What’s in the Republican immigration bill, and why Democrats oppose it – USA TODAY



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President Donald Trump is offering to extend temporary protection for people brought to U.S. illegally as children in a bid to secure border wall funding. Trump has struggled to find a way out of a four-week partial government shutdown. (Jan. 19)
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Senate Republicans are pushing ahead with a 1,300-page funding bill that would give President Donald Trump the $5.7 billion he wants for an expansion of the southern border wall, grant temporary protections for “Dreamers” and finally end the longest government shutdown in history.

Democrats have called the bill dead on arrival, but only partly because it includes Trump’s full request for wall funding. They say the protections for Dreamers are not nearly enough, and complain that the bill was stuffed with unrelated, anti-immigration measures that would dramatically expand immigration enforcement in the U.S. and cut back the ability of foreigners to request asylum.

Republicans call the bill a reasonable compromise to end the partial government shutdown that makes a sound investment toward border security. Democrats call it a “Trojan horse” that provides only short-term help for Dreamers in exchange for long-term threats against them.

A senior Department of Homeland Security official said on Tuesday that the bill, which was crafted by Senate Republicans with help from the Trump administration, was a “starting point” that is open for negotiation.

“We have no illusions that we have drafted the world’s first perfect piece of legislation, and we would be happy to have conversations with Democrats and anybody who would like to come to the table and talk about ways to improve this legislation and find a consensus to pass it,” said the official, who spoke on condition of anonymity to brief reporters on the details of the bill.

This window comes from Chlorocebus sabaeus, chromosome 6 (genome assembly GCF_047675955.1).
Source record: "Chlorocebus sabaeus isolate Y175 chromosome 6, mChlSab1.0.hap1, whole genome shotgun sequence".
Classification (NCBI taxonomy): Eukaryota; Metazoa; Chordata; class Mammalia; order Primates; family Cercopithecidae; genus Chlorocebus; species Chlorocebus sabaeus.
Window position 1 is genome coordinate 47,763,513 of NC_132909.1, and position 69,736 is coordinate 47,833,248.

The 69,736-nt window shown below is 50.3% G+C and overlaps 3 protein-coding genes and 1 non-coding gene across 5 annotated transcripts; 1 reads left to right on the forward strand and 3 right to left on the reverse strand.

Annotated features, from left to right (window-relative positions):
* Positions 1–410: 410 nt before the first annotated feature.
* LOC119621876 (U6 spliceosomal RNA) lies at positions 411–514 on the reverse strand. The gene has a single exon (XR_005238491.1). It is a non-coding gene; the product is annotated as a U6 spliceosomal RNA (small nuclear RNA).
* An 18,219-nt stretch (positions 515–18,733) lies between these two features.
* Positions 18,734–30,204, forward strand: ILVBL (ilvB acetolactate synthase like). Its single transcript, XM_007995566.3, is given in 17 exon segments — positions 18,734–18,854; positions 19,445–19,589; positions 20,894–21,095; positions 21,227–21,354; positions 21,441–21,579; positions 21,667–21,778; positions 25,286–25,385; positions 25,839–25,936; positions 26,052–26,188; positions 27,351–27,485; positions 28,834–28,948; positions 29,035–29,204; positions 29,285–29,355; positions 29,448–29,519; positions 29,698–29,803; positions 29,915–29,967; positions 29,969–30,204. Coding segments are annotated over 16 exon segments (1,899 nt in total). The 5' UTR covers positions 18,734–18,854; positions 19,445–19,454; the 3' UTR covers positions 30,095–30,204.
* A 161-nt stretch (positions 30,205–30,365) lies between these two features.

As both sides debate the bill this week ahead of a possible vote in the Senate, here’s a look at the key provisions in the Republican immigration bill:

Temporary reprieve for Dreamers

When he delivered a speech from the White House on Saturday, Trump said he was trying to “break the logjam” of the shutdown by giving temporary deportation protections to more than a million immigrants.

The first group would be roughly 700,000 Dreamers, undocumented immigrants brought to the country as children who have qualified for the Deferred Action for Childhood Arrivals Program, known as DACA. Trump tried to end the program in 2017, but was blocked by federal courts. The Supreme Court this week did not decide whether it will take the case, leaving DACA recipients in legal limbo.

The second group is more than 300,000 foreigners who have been legally living and working in the U.S. under Temporary Protected Status, many for more than two decades, as their countries recover from natural disasters and armed conflicts. Six countries, which represent 98 percent of the TPS population, have been cut from the program, each given a deadline to leave the U.S. That decision has also been blocked by federal courts, leaving TPS recipients in their own legal limbo.

Democrats have floated the idea of giving Trump money for his border wall as part of a deal that includes a pathway to citizenship for DACA and TPS recipients, but the Republican bill would only grant them “provisional protected status” for up to three years.

It costs $495 to renew one’s DACA status, and the bill would require a similar payment for “provisional protected status.” But the bill would add an additional $500 “security fee” that would be paid to the Department of Homeland Security.

The bill also places new requirements on recipients of the temporary protections, such as having an income higher than 125 percent of the federal poverty level and has not engaged in sexual harassment.

The temporary protections for DACA and TPS recipients are non-renewable, and both programs would end by the end of the three years. 

New wall funding

At the core of the bill is Trump’s long-standing request for $5.7 billion to build new barriers along the southern border and replace portions that are crumbling.

The request is a far cry from the coast-to-coast, 30-foot high, solid, concrete wall Trump promised during his presidential campaign. He has since changed his stance, saying rows of sleet slats are better suited to the rugged, 2,000-mile border so that Border Patrol agents can see between the slats to what’s happening on the other side of the border.